This issue is sensitive, thought-provoking, emotional, and complicated. It is not something that can be explained in black and white terms. Approaching this subject with that outlook in mind, and forcing students to think critically, challenge assumptions, and examine issues with scrutiny is a skill that will serve them well not only in their academic life, but in their personal life as well.

A Dream

Poem by: Folu Famoye

I look out of my window into a gloomy evening
across a small hill there is a house
an Arab house
it looks clean but I know that its stained
stained with the colors of fear and hate
I see
a girl
blue and gray she’s like me
I can tell
her hair, her skin, her age
but she’s not like me its in her blood not to be
a hard rough blanket of sadness covers her heart
her heart must be filled with hate
or perhaps…
a desire for peace?

I turn my head to the west
so I can illustrate thoughts
but instead I see them
the men, the Israelites
watching and fighting back
I want to run but there is no use
it may be like this
but we can change
the innocent souls don’t pass on
like they should
and they won’t until they see that we
have changed
until they see

We are all humans we all bleed red
we are all from Abraham
we all share a similar dream
a dream of hope and happiness
a desperate cry for peace
“If we who have paid the greatest price can talk to each other
why can’t anyone else?”
lets share this dream
for peace.

Students at Storm Lake Elementary continue international journey with Keep the Dream Going Grant

chalkboard world 2Two years ago, Storm Lake Elementary in Storm Lake, IA, used a Sharing the Dream Grant to purchase Netbooks so that kindergartners with no access to computers at home could learn basic computer skills and communicate with children in Canada and China online.

“Those kindergartners are now in second grade,” said Principal Juli Kwikkel, whose rural school serves a high population of students from Spanish-speaking migrant families. “Now that they have experience using computers, and have grown in their reading and writing skills, there can be deeper interactions with children around the world other than just ‘hi, I like pizza.’ They can share their writing and blog together. We can take it to the next level.”

Storm Lake won a 2013-2014 Keep the Dream Going Grant for its “Reaching More Corners of the World Through Technology” project that builds on the original project funded in 2011-2012.

This year, second graders will Skype with children in China, Canada and Africa; work together on projects using Chromebooks; collaborate on blogs; share videos they have produced, and continue building crucial technology skills.

My favorite use of the Chromebooks has been to put my small-group readers in a daily rotation for blogging. They have become so comfortable using the site that this is completely hands off for me. One student was struggling with how to change fonts and sizes today and another was able to troubleshoot that for me, so that I could continue teaching. Their independence is fantastic! A child just asked me today if she was allowed to blog again tonight. This has excited them as writers!”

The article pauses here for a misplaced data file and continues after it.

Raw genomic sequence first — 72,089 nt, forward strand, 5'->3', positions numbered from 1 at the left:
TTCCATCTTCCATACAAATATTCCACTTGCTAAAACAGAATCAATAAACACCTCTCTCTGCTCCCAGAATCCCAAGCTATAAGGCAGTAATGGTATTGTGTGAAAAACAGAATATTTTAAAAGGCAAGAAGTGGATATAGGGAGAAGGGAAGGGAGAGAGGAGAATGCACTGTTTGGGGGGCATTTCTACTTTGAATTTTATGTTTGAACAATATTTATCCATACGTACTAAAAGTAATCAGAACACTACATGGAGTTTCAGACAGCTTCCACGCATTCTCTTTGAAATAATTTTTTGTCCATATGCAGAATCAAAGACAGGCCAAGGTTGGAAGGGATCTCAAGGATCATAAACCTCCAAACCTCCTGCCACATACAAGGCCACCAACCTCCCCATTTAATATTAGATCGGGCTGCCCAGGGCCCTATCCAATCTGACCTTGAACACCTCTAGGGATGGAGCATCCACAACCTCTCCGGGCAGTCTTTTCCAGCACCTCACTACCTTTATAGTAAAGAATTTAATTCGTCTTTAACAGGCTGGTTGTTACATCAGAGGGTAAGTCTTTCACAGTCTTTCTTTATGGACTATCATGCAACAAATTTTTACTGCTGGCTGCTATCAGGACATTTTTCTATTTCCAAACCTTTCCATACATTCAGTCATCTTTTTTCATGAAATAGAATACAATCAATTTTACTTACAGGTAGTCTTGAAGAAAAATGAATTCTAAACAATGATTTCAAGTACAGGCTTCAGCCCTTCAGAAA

–Melanie Langner, second grade teacher

With funding from Sharing the Dream, and another grant, “Reaching More Corners of the World Through Technology” has been implemented in every K-2nd grade classroom. Kwikkel’s ultimate goal is to expand the program to all grades, K-4th, providing a seamless progression of technology and global-focused learning for every Storm Lake Elementary graduate.

“We were humbled and grateful to receive the Keep the Dream Going Grant this year,” Kwikkel said. “We have a lot of challenges at our school but we also provide a lot of opportunities. We want to give all our students the same shot at learning.”

Langner added, “I can’t wait to see the continued changes this will make in my classroom! Transforming!”

Sharing the Dream Schools in the News


Gathering for International Night

Centreview, Centreville, VA

Centreville Elementary School held its 3rd annual International Night after-school on Friday, Jan. 10. The event included families who brought display posters with facts about their country, clothes, artifacts and samples of food. Students also performed on the cafeteria stage.

The sixth grade orchestra performed a variety of songs from around the world and other students danced or sang a cultural song.

At the end of all the performances, students who were dressed in traditional clothing were invited to go on stage and then participated in a fashion show walk around the cafeteria.

from centreview article

With the help of third grade teacher, Steve Thorne, PTA grant writer Nadine Kaiser, and school counselor Esther Kang, Centreville Elementary won a $5,000 Sharing the Dream Grant from the National Association of Elementary School Principals and MetLife Foundation.

The money was used to purchase 12 iPads for International Night so that families and visitors could scan QR codes for each country. With the incorporation of iPads and QR codes in International Night, people had more access to each country’s information through the web and were able to learn and view things that can’t be glued onto a poster such as a video of a dance, song or the making of a traditional dish.